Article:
Sustaining Progress: The Vital Role of Flood and Weather Early Warning Systems

I have witnessed the development of early warning systems across various countries. These systems hold the potential to save lives and safeguard communities in the face of natural disasters and emergencies. However, their effectiveness often falters due to challenges related to sustainability and information dissemination. In this blog, I will delve into the critical need for sustainable projects within the realm of early warning systems and highlight the pivotal role that organizations can play in addressing these challenges. Additionally, I will shed some light on the innovative contributions of Epic Africa to the field.

The Challenge of Sustainability

Early warning systems are only as effective as their ability to operate consistently over time. The recurring issue is the lack of measures to ensure the sustainability of such projects. Many countries invest in developing early warning systems, but these efforts often falter after the initial project cycle due to a lack of funding and long-term planning. Sustainability goes beyond ensuring the physical infrastructure endures; it’s about guaranteeing the system’s functionality and accessibility to those who rely on it.

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Shape the Future and join the EPIC Africa’s Water-Energy-Food Transition Spaces

Do you consider yourself a visionary? Are you able to think abstractly into the future? Are you passionate about discussing and addressing the synergies and trade-offs around the Water-Energy-Food nexus? If so, this is your chance to apply for a spot at the EPIC Africa Transition Spaces in the Volta River Basin and in the Tana River Basin.

What are Transition Spaces?

Transition Spaces, rooted in the Transition Management Framework, act as participatory platforms where a diverse range of stakeholders can come together to tackle complex challenges. In the context of the Water-Energy-Food nexus, these spaces serve as incubators for developing and implementing groundbreaking solutions. These platforms are not just another academic exercise; they are a call to action.

Goals of the Transition Spaces

The primary goal is to facilitate robust dialogue and collaboration among participants, thereby creating a common understanding and shared vision. The aim is to produce real results, from innovative policies to actionable projects, designed to optimize the utilization and management of water, energy, and food resources in the Volta River basin and in the Tana River Basin.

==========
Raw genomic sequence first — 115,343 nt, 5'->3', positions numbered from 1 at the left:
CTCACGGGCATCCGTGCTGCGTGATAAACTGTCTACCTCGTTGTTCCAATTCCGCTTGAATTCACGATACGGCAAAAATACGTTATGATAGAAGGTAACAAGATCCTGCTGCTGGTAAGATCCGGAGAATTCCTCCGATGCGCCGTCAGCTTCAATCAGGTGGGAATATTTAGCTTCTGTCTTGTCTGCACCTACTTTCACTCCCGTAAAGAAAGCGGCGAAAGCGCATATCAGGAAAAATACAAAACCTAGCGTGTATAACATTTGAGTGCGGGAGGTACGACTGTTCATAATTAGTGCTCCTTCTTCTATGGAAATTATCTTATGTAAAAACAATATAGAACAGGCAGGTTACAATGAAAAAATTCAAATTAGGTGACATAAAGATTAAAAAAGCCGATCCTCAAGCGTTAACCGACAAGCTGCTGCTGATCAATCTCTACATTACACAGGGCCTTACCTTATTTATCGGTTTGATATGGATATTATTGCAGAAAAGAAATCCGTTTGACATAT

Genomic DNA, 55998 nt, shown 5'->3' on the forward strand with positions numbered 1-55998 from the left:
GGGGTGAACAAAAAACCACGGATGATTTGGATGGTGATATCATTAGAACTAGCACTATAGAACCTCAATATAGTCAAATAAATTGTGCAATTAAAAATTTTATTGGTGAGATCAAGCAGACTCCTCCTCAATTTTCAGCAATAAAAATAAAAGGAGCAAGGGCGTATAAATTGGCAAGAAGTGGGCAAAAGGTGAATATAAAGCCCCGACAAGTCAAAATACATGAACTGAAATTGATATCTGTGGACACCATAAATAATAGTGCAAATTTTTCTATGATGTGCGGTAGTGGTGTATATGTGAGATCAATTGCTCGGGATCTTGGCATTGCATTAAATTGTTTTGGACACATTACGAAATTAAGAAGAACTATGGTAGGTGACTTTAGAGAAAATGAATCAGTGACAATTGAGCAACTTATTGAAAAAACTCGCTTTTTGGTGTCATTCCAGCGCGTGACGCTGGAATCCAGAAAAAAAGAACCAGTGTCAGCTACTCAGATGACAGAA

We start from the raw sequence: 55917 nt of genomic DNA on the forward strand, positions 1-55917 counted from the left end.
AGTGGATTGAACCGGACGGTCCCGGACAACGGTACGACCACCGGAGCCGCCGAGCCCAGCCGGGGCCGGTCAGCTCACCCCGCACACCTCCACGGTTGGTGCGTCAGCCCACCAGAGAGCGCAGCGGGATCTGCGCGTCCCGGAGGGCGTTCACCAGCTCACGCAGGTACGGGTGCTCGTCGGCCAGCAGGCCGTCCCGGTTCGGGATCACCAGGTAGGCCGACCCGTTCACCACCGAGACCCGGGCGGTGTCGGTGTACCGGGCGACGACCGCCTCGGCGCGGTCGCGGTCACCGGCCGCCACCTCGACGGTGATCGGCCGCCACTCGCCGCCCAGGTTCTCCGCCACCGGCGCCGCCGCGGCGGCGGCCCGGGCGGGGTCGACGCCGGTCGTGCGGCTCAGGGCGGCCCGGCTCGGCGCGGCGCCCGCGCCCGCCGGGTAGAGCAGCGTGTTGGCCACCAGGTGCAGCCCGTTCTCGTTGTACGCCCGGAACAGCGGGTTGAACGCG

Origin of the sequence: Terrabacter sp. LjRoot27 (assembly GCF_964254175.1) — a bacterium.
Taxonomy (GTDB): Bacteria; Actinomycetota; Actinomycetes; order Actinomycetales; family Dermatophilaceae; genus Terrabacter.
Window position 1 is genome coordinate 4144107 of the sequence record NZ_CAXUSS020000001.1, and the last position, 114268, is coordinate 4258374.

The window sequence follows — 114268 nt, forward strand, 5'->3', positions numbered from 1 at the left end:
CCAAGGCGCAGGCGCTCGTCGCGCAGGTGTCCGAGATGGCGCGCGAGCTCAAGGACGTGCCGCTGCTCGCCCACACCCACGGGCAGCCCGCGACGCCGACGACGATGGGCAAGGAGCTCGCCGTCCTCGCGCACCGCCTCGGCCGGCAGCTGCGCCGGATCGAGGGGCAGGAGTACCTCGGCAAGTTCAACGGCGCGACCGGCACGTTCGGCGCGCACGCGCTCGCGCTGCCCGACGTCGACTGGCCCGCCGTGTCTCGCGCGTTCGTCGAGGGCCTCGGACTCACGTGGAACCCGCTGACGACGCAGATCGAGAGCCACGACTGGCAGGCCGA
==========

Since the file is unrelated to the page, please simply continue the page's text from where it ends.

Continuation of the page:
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Enhancing Local Expertise for Sustainable Development: UENR's Role in the EPIC Africa Project

In the face of climate change and growing demands for resources, the need for innovative and integrated approaches to resource management has never been more urgent. The EPIC Africa project seeks to address one of the most pressing challenges of our time – the delicate balance between water, energy, and food resources in Sub-Saharan Africa. At the heart of this ambitious endeavor is the University of Energy and Natural Resources (UENR), playing a pivotal role in Work Package 6: Enhancing Local Expertise on the Water-Energy-Food Nexus in Africa.

Connecting the Dots: The Water-Energy-Food Nexus

Water, energy, and food are intrinsically linked, forming a complex web of interdependencies that impact every facet of life. The EPIC Africa project recognizes this interplay and adopts a nexus approach to optimize the utilization of these limited resources. As we confront the looming threat of climate change and escalating resource demands, the importance of understanding and managing these connections cannot be overstated.

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Modeling for insights – WEF interactions in the Volta and Tana River basins

The EPIC Africa project develops and makes available a fully open-source model for integrated assessment of synergies and trade-offs between resources systems water-energy-food in the Volta and Tana River basins (WP4).  Through this mathematical model, the implications of different policy and development options can be quantified with a long-term perspective, until 2060. However, modeling is not done for “answers”, but rather a key method for providing knowledge and understanding of plausible effects so that better-informed decisions can be made.

River basins with hydropower not only have the opportunity to provide affordable, renewable electricity generation but also provide multi-purpose benefits such as flood control and irrigation if properly managed. However, climate change could likely lead to reduced water availability for hydropower generation, while floods may be more prominent in these regions.

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VBA in the Nexus Processus

The Volta Basin is located in West Africa between latitudes 5° 30′ N and 14° 30′ N and longitudes 2° 00”E and 5° 30”W. It is the 9th largest river basin in sub-Saharan Africa, covering an area of around 400,000 km2. Its resources are shared between six countries: Benin, Burkina Faso, Côte d’Ivoire, Ghana, Mali, and Togo. Its four main sub-basins are

  • The Volta Noire, which rises as the Mouhoun in Burkina Faso and drains part of Côte d’Ivoire and Mali;
  • The Volta Blanche, which rises as the Nakanbé in Burkina Faso;